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Media Contact:
Tim Jackson, (208) 526-8484
For Immediate Release:
February 28, 2014

DOE issues Finding of No Significant Impact for the Environmental Assessment on Resumption of Transient Testing of Nuclear Fuels and Materials at Idaho National Laboratory

The U.S. Department of Energy (DOE) has determined that resuming transient testing of nuclear fuels and materials at Idaho National Laboratory (INL) will not have a significant impact on the environment and is an important tool for advancing safe, economical, low carbon nuclear energy.

In accordance with the National Environmental Policy Act, DOE today issued its final Environmental Assessment for the Resumption of Transient Testing of Nuclear Fuels and Materials (EA).  Based on the analysis in the environmental assessment and after consideration of public comments received on the draft environmental assessment, DOE has determined that resuming transient testing of nuclear fuels and materials at the Transient Reactor Test Facility (TREAT) reactor at INL will not result in significant impacts to the environment.  Accordingly, DOE also released a Finding of No Significant Impact for the preferred alternative outlined in the EA. DOE published the draft EA for public comment in November 2013.  The public comment period ran through January 10, 2014.  The final EA and finding is posted at the following link: http://www.id.energy.gov/insideNEID/PDF/Final EA DOE_EA-1954 2014-2-27.pdf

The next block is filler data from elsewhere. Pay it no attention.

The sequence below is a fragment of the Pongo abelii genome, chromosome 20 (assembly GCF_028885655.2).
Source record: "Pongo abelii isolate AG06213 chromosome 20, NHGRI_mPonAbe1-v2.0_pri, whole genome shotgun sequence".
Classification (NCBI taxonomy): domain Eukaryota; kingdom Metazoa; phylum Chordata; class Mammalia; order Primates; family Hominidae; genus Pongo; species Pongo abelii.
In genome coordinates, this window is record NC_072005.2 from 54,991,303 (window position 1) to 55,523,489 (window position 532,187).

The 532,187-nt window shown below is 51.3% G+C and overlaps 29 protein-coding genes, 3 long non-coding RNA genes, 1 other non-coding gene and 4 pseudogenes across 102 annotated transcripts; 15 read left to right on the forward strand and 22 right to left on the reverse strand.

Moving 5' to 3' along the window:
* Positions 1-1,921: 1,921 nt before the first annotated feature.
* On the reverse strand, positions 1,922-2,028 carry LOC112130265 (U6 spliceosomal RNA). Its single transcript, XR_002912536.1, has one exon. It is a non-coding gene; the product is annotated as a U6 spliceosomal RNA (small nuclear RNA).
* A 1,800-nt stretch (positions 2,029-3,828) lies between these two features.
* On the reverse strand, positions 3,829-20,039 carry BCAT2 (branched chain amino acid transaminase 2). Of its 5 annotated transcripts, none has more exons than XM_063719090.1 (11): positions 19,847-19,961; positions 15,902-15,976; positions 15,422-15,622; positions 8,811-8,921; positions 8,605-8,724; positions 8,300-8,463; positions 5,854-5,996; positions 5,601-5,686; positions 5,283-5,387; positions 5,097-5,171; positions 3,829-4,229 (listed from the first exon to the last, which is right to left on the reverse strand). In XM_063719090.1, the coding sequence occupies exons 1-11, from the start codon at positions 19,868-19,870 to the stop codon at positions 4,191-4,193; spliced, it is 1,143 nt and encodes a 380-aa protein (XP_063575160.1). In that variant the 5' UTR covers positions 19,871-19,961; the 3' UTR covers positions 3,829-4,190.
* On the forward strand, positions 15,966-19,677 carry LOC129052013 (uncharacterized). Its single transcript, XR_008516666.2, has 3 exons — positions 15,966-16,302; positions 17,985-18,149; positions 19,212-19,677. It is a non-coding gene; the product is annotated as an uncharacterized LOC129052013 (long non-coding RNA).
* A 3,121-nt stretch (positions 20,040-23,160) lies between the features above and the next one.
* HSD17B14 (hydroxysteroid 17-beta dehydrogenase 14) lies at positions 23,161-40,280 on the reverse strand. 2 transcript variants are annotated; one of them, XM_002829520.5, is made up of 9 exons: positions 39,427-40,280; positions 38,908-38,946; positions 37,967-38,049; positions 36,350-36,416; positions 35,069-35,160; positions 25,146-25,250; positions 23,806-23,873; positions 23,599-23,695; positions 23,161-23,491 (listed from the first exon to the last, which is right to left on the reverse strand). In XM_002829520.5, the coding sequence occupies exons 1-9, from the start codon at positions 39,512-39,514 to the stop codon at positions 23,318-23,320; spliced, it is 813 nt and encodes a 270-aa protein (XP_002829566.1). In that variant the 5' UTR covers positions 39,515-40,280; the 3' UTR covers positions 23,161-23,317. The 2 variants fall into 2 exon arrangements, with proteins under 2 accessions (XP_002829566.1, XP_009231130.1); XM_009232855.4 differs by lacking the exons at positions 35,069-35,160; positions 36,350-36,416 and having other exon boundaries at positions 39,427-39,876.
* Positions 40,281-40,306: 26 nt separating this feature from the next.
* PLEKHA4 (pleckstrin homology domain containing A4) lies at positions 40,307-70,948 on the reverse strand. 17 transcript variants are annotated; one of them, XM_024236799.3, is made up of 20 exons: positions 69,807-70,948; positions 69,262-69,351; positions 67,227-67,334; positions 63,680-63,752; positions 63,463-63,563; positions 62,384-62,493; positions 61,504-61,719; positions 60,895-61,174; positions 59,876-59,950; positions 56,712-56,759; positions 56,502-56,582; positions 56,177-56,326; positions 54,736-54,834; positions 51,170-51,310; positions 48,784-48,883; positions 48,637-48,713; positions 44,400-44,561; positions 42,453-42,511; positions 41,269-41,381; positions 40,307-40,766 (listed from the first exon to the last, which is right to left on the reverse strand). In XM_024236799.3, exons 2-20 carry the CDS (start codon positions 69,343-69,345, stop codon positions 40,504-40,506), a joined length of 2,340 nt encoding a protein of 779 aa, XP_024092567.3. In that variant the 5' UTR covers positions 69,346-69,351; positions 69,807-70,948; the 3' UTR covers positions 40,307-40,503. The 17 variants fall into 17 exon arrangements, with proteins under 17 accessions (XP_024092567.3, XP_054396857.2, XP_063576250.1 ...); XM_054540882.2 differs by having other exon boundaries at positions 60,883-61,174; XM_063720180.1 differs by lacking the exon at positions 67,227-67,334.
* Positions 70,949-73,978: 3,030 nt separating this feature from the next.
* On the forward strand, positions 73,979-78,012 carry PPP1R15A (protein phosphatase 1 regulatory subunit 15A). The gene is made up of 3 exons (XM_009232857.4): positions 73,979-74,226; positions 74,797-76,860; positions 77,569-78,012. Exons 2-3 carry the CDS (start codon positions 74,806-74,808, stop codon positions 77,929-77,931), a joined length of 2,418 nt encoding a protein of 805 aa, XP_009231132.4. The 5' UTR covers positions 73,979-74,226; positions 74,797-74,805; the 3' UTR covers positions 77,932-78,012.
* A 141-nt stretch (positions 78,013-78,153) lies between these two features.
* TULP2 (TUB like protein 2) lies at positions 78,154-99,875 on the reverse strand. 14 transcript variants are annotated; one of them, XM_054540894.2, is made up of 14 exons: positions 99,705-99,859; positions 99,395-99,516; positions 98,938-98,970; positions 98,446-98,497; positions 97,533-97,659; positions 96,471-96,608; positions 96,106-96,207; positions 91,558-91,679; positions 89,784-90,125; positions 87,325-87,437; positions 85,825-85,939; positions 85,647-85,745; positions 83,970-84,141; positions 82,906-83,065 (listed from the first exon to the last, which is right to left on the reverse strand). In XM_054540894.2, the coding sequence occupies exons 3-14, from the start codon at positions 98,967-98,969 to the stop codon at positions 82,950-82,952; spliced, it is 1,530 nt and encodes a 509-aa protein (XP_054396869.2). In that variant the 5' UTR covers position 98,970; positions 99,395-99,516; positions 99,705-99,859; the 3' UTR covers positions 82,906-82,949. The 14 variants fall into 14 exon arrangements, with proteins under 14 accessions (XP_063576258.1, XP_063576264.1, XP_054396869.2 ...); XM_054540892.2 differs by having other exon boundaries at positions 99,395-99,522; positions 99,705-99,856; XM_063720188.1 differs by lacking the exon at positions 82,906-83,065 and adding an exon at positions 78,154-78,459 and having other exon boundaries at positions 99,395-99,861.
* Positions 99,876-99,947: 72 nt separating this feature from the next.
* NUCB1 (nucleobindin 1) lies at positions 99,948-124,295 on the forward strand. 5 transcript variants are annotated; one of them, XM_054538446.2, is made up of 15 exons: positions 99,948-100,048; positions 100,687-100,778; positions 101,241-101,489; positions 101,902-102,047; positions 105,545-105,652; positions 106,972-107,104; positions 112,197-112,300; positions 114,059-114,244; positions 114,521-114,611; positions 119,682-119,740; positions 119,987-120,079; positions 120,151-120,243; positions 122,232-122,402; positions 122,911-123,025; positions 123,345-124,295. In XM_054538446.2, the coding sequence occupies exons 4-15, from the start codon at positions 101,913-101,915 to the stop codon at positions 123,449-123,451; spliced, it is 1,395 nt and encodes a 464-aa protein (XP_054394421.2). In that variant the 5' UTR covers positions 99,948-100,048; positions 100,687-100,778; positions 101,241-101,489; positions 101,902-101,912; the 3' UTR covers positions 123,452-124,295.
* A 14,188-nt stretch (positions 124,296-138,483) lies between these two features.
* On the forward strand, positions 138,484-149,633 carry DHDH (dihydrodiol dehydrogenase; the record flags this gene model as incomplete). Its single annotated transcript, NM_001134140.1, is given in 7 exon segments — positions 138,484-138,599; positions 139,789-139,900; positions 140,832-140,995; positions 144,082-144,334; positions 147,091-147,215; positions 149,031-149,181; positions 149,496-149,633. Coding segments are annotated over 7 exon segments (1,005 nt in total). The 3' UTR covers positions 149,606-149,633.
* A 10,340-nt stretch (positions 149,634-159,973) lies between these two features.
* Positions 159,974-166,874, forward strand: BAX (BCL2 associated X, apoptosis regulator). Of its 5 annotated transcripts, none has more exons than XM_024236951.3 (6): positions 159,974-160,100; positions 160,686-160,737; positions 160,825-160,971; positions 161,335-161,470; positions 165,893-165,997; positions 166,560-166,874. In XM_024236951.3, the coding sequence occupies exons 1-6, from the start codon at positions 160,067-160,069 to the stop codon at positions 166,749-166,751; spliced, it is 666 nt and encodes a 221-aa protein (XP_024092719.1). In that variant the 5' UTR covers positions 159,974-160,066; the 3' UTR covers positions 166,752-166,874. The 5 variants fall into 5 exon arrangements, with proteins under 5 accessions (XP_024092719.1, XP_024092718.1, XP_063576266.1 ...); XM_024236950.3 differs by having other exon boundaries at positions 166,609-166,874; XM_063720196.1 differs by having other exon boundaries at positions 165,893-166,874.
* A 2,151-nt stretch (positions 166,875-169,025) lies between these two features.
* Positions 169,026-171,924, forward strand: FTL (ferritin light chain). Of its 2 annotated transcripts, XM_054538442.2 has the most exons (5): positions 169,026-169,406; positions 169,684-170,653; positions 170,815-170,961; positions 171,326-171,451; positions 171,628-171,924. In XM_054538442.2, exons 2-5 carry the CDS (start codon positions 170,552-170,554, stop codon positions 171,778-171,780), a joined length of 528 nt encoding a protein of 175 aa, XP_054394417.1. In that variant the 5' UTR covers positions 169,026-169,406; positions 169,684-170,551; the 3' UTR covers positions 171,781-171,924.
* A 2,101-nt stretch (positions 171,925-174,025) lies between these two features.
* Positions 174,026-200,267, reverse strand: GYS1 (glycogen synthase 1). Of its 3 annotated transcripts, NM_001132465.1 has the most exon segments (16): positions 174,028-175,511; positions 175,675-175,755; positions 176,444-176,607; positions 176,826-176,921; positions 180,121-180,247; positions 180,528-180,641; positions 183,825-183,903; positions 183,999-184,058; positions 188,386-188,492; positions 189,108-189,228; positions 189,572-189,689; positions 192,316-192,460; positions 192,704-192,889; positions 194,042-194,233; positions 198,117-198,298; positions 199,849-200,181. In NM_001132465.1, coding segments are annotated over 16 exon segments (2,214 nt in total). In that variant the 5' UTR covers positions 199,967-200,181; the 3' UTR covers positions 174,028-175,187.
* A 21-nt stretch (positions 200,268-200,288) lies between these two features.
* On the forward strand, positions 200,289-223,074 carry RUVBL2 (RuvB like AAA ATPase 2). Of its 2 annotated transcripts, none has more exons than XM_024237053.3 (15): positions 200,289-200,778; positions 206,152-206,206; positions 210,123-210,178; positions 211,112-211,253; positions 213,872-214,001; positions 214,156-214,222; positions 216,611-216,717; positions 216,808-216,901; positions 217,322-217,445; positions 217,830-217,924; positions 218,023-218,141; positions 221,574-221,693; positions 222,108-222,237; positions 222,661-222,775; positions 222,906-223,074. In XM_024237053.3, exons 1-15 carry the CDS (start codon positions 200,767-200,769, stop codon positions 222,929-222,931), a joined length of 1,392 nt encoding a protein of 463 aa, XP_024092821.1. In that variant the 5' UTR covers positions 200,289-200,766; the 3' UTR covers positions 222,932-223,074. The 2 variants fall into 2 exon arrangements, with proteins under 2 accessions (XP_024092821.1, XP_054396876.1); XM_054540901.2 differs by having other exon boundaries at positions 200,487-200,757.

Transient testing involves placing fuel or material, either previously irradiated or un-irradiated, contained in a test assembly into the core of a nuclear test reactor and subjecting it to short bursts of intense, high-power radiation.  Transient testing has been a core component of all nuclear fuels science, development and qualification efforts since the 1950s. Transient testing data obtained from testing in reactors including TREAT is still used today for the current generation of fuels used in commercial power reactors.  The information supports the design and operations of commercial power reactors and is also used to regulate the industry.  Introduction of new fuel designs with improved performance, economics, and enhanced safety features requires the resumption of this type of testing.

“Re-establishing a U.S. transient testing research and development capability at Idaho National Laboratory will help our nation develop new, advanced, safer and more efficient fuels that will generate additional quantities of clean, reliable, economical electricity using nuclear power reactors,” said DOE Assistant Secretary for Nuclear Energy Pete Lyons.  “This is part of the Energy Department’s commitment to strengthening nuclear energy’s continuing important role in America’s low carbon future.”

TREAT is an existing reactor at the INL that was specifically designed to test nuclear fuel and materials under transient high-power conditions.  It began operating in 1959 and was a principal reactor safety testing facility in the U.S. for 35 years, safely performing over 2,800 transient tests on thermal and fast reactor fuels.  Since 1994, the reactor has been maintained in a safe standby status.

Following this Finding of No Significant Impact, DOE will begin the next step in the process to resume transient testing.  Initial activities at TREAT will be focused on detailed evaluation of major TREAT Reactor systems and components.  Following these evaluations, DOE will commence refurbishment and replacement of these systems and components, as needed.

Editorial Date February 28, 2014
By Tim Jackson


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